Thursday, September 27, 2012
I’d been hearing about Chandler Burr’s perfume dinners for quite a while. Chandler used the be the perfume critic at the New York Times (bet you didn’t know that job existed, did you?) and has written two books on perfume.
In other words, when it comes to perfume, he’s the man.
But getting back to these perfume dinners. I’d been invited to three of them in the past but had never been able to go. I really wanted to even though I had no idea at all what they would be like. But I figured that anything that combined two of my favorite things couldn’t be bad.
Also, there was the fact that I love Chandler’s writing, so there was that too.
Finally, last week, the stars aligned and I was able to attend A Scent Dinner.
The meal took place in private dining room at Vivendo, at the St. Regis in Rome.All candle lit with puffy couches to sit on instead of hard chairs it was the perfect romantic setting for anything to do with perfume.
As we took our seats I noticed a side table where some of my all time favorite perfumes were laid out. Un Jardin en Mediterranee, Un Jardin sur le Nil, and Terre d’Homme. All Hermes and all in my cupboard back at home.
While I recognized the perfume bottles, the small metal bottles aligned next to them were a mystery. Until the dinner started of course.
As Chandler started to tell us all about the evening's dinner, waiters passed the first ‘course.’
Which was a thin strip of white paper that had been sprayed with the contents of one of the mystery bottles. Following Chandler’s instructions we each sniffed, then sniffed again. Did any of us recognize the scent?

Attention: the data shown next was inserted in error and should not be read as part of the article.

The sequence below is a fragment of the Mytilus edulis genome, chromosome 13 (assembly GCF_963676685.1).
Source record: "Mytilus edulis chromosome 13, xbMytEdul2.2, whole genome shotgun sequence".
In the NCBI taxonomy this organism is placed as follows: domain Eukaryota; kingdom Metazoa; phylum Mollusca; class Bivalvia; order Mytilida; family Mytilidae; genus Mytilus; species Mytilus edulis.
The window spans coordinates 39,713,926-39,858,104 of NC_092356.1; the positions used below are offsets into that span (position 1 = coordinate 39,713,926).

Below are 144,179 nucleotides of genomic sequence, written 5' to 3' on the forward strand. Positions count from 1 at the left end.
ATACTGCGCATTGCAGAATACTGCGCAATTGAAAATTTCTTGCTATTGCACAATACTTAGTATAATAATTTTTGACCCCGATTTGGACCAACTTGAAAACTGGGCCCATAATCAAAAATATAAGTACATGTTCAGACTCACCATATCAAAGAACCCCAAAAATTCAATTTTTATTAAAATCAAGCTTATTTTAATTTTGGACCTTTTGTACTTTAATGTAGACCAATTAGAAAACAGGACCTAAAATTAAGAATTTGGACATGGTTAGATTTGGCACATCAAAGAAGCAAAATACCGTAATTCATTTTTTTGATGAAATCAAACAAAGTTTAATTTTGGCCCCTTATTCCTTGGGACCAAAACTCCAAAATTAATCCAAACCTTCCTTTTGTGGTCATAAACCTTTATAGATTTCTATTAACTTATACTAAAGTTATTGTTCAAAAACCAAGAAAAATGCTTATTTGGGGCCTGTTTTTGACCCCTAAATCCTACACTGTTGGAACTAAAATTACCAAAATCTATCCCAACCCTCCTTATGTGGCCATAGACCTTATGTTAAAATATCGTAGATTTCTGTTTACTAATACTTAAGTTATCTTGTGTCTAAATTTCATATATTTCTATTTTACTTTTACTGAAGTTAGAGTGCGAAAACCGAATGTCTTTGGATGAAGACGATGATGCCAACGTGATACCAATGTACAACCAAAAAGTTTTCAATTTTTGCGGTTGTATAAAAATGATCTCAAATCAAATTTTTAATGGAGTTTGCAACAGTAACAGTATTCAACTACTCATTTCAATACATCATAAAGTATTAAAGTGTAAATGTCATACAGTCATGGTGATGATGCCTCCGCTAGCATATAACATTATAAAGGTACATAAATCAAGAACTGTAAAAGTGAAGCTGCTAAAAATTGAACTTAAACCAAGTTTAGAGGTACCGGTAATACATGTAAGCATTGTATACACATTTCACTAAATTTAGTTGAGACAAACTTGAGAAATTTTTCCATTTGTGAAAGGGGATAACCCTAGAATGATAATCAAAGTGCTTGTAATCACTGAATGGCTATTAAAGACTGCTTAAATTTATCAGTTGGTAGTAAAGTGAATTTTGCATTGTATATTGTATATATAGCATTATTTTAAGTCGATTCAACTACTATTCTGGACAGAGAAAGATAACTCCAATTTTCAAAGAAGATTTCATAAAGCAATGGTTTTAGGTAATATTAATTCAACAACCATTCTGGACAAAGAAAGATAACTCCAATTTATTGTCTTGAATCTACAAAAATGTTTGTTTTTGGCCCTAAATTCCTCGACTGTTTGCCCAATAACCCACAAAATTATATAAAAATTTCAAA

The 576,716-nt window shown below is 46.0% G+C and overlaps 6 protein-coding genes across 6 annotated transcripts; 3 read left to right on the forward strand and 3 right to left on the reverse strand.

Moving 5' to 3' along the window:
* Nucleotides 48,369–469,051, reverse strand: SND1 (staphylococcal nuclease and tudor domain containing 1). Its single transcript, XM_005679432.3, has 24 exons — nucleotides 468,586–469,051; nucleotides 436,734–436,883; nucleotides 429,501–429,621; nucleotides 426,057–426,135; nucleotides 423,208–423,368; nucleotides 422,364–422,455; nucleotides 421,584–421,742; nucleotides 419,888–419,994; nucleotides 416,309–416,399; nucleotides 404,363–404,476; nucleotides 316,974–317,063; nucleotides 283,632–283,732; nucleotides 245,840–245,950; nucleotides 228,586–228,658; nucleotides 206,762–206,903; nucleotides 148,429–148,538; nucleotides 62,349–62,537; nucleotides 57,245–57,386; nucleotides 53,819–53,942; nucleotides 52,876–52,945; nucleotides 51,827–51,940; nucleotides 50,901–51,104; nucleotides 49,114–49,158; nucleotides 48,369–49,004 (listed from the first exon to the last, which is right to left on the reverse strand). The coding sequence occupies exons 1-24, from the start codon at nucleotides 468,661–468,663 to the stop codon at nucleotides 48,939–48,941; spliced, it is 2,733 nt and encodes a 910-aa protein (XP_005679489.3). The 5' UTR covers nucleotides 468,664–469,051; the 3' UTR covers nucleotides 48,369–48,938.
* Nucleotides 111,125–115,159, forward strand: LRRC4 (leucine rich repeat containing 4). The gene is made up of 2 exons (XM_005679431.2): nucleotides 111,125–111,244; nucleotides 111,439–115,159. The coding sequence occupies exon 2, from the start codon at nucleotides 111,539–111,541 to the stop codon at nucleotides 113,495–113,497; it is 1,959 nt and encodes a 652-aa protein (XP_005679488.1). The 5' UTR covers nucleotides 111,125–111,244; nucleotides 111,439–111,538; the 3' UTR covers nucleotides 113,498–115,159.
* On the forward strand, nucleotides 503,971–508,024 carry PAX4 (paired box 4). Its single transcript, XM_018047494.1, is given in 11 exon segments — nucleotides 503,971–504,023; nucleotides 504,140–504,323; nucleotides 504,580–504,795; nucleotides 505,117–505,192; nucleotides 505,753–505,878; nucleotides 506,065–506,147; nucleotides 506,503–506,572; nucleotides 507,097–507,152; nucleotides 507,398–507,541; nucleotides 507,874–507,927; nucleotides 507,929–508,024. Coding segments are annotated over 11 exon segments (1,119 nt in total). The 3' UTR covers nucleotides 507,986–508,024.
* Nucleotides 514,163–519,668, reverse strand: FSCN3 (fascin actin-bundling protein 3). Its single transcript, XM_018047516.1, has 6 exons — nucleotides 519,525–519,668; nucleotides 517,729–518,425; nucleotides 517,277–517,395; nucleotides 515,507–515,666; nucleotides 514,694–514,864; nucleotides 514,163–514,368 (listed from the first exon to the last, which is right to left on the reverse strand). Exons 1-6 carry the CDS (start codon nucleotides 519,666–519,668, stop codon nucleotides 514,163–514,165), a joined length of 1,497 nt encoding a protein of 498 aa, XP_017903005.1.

Can I tell you right here how hard it is to recognize a pure scent when it’s sprayed on an anonymous piece of paper and wiggled in front of your nose? And, of all the scents we were presented with that evening this should have been the one that I knew. For years I had worn only Premier Figuer, by Artisan Perfumier. But no. I had no idea that what we were smelling was fig, pure and simple. I think my guess was mango or something equally off, like tar.
And so it continued. After smelling the various pure and totally mysterious ingredients that make up Un Jardin en Mediterranee , we were finally allowed to sniff the perfume itself. Fig, coconut and raisins were all key notes, but they all played together to create something completely new and different.
Much like the first course that we finally ate. The chef Francesco Donatelli had taken the perfume's separate ingredients and applied them to each dish. The various elements of Un Jardin en Mediterranee became Carpaccio di ficchi settembrini e sua purea, prosicutto di Parma con spuma di latte di cocco e riduzione di uva passita.
And so the dinner continued with each food course mixing and melding the same ingredients that informed each perfume.
My skill at sniffing out the scent only got worse as the night progressed. I'd be guessing cinnamon, oak and sandalwood, while the answers would be black pepper, vanilla and juniper. Oh well.
Besides being delicious, it was a lot of fun. It was also a novel insight into how our sense of smell works, especially when paired (or not) with other senses like sight and taste.
Would I do it again? In a heart beat. I figure practice makes perfect when it comes to scent recognition. And I could definitely use some more practice.
For more about Chandler Burr, his writings and his scent dinners, visit his web site.